AlterGuild and 13 Reasons Why
I love the AlterGuild podcast! I know I’ve written about it before, but that group of intrepid younger clergy continues to create provocative, interesting, and compelling discussions of current topics.
One of their most recent episodes (season 2, ep. 7) focuses on the promises we do, or do not, make to young people. I was riveted by their discussion, not the least because it was a real life example — that is, it is taking place in my community in real time — of the kinds of story lines in season 2 of the Netflix drama 13 Reasons Why.
The first season of that show was all over social media, with parents and school officials voicing alarm over its depiction of teen suicide. What I think many people missed in the general uproar over the show — and that may be because few of the alarmists actually watched it — was that it was a compelling portrayal of many of the social dynamics and challenges teens are facing today.
The show does not shy away from sexuality, from drugs and alcohol, from poverty, but it is also a fictional, constructed set of narratives.
The AlterGuild podcast, on the other hand, is four local pastoral leaders in conversation with parents of young kids, with people whose loved ones have faced addiction, with young people making promises in marriage.
This AlterGuild episode I’ve been so engaged by considers the many ways in which our young people are broken — broken by bullying, broken by peer pressures, broken by systemic racism, broken by awful schools — and yet are also resilient young people who are trying to make a real difference in the world. The pastoral leaders on this podcast explore what it means to be wearied but tenacious in the midst of these challenges. They offer hope simply by telling the truth of what is going on.
I think perhaps one reason why the second season of 13 Reasons Why hasn’t gotten the same social alarm, or even attention, as did its first season, is that it delves into the messy, complicated, systemic reasons why our young people are floundering. Much of the pain in these young people’s stories in this fictional drama stems from their isolation, from their fear of telling their truth to anyone because they don’t think they’ll be believed. Much of what is difficult about the show’s narratives invites adults to see our own complicity with these broken systems. That’s not a truth that is palatable — or one which easily lends itself to social outrage.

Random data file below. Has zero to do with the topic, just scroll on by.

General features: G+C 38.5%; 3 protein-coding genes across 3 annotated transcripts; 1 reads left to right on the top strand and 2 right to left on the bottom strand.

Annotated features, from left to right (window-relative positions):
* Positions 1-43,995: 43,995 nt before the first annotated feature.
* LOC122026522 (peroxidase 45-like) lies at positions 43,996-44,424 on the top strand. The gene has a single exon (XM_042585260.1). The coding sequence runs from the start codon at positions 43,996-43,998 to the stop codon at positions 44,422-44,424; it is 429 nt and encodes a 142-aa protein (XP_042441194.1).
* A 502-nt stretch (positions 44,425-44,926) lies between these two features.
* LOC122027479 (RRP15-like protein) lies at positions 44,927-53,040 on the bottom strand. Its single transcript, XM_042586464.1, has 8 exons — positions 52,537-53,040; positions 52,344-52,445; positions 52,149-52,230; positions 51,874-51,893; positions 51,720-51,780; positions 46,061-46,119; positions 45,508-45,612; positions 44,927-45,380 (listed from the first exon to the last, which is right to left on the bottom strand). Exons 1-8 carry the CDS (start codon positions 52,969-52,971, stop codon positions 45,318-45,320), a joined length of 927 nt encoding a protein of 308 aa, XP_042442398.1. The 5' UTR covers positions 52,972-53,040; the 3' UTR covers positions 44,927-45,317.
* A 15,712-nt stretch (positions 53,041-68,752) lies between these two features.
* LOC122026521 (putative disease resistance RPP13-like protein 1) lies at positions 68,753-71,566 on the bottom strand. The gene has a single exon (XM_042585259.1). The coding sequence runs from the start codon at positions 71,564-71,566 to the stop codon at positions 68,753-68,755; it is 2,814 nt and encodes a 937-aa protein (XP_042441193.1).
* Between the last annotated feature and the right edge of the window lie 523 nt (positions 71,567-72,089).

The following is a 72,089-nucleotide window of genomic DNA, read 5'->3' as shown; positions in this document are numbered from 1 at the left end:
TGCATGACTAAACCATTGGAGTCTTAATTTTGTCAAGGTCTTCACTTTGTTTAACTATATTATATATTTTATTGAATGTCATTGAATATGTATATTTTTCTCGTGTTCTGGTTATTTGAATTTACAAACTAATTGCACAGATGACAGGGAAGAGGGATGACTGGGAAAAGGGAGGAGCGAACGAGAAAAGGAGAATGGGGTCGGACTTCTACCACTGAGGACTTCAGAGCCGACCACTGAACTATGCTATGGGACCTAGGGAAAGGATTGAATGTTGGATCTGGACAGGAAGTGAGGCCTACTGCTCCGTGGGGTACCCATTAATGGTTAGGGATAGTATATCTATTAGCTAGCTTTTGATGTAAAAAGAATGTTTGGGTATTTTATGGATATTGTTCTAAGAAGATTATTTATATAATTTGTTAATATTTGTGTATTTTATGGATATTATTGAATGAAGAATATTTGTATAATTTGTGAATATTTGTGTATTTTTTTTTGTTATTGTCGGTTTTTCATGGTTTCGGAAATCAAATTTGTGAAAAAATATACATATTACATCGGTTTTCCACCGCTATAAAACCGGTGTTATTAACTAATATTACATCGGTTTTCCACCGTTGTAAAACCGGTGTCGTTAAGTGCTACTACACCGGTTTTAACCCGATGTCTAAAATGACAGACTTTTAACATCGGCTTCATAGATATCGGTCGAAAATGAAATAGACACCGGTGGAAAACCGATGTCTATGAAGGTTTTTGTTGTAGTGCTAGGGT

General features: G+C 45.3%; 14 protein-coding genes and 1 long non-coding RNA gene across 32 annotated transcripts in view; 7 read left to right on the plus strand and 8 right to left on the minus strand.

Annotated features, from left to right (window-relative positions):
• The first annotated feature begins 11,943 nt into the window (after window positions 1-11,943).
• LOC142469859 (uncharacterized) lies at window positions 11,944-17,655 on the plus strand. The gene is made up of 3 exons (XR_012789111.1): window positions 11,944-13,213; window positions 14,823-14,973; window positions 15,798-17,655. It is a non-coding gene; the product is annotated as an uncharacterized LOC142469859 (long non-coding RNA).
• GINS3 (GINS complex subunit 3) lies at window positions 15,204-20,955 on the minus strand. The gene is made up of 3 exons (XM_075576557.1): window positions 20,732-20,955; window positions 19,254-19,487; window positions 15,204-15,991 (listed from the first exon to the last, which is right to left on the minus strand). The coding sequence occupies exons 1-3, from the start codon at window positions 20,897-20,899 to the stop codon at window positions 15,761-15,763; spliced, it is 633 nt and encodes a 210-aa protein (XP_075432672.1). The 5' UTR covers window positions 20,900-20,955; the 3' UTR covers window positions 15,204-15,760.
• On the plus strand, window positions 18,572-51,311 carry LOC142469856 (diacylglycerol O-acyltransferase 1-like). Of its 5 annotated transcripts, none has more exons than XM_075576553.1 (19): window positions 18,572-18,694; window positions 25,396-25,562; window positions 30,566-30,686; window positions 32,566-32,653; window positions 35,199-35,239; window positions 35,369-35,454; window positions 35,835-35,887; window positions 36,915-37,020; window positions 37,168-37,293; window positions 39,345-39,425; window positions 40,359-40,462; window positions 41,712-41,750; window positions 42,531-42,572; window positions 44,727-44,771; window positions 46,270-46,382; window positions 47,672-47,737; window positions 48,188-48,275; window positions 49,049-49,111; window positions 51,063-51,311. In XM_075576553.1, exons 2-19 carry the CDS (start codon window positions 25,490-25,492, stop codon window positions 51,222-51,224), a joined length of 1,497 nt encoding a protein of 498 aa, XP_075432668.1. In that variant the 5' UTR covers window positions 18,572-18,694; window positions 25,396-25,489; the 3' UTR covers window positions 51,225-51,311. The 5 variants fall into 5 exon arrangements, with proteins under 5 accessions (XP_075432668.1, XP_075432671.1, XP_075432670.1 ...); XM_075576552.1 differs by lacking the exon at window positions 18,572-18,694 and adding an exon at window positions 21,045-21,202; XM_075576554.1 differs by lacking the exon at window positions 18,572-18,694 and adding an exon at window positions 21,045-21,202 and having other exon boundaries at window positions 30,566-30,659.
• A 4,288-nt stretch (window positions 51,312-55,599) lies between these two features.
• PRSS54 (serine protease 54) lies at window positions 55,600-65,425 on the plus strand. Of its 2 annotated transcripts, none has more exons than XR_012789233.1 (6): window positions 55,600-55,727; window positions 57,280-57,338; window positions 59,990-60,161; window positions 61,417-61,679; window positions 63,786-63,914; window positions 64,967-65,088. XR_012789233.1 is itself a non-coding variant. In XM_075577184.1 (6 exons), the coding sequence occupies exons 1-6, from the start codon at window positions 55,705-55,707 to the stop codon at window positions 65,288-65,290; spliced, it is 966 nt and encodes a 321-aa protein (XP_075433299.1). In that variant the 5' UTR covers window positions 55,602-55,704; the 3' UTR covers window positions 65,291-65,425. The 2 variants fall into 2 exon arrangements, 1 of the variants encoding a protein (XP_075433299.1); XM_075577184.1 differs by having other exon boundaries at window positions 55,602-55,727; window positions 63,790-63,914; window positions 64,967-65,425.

In this AlterGuild episode one of the moms on the show shares a story of how her 11 year old son came to her to tell her about something going on at school, and how she then tried to get the school to deal with it, and still nothing happened.
That’s the crux of many of the stories unfolding on 13 Reasons Why.
I love, love, love that the young clergy of AlterGuild — and the many thoughtful people they interview — are refusing to be silent. I love that these leaders are bringing their full selves to the challenges around us, and that they are inviting all of us to step up as well.
In the midst of the craziness and polarization we are immersed in, finding ways to speak our messy truths, to comfort each other through deep listening, and to remember we are not alone, is at the heart of what I believe we need to do. I’m so grateful to both AlterGuild, and 13 Reasons Why, for venturing into the messiness.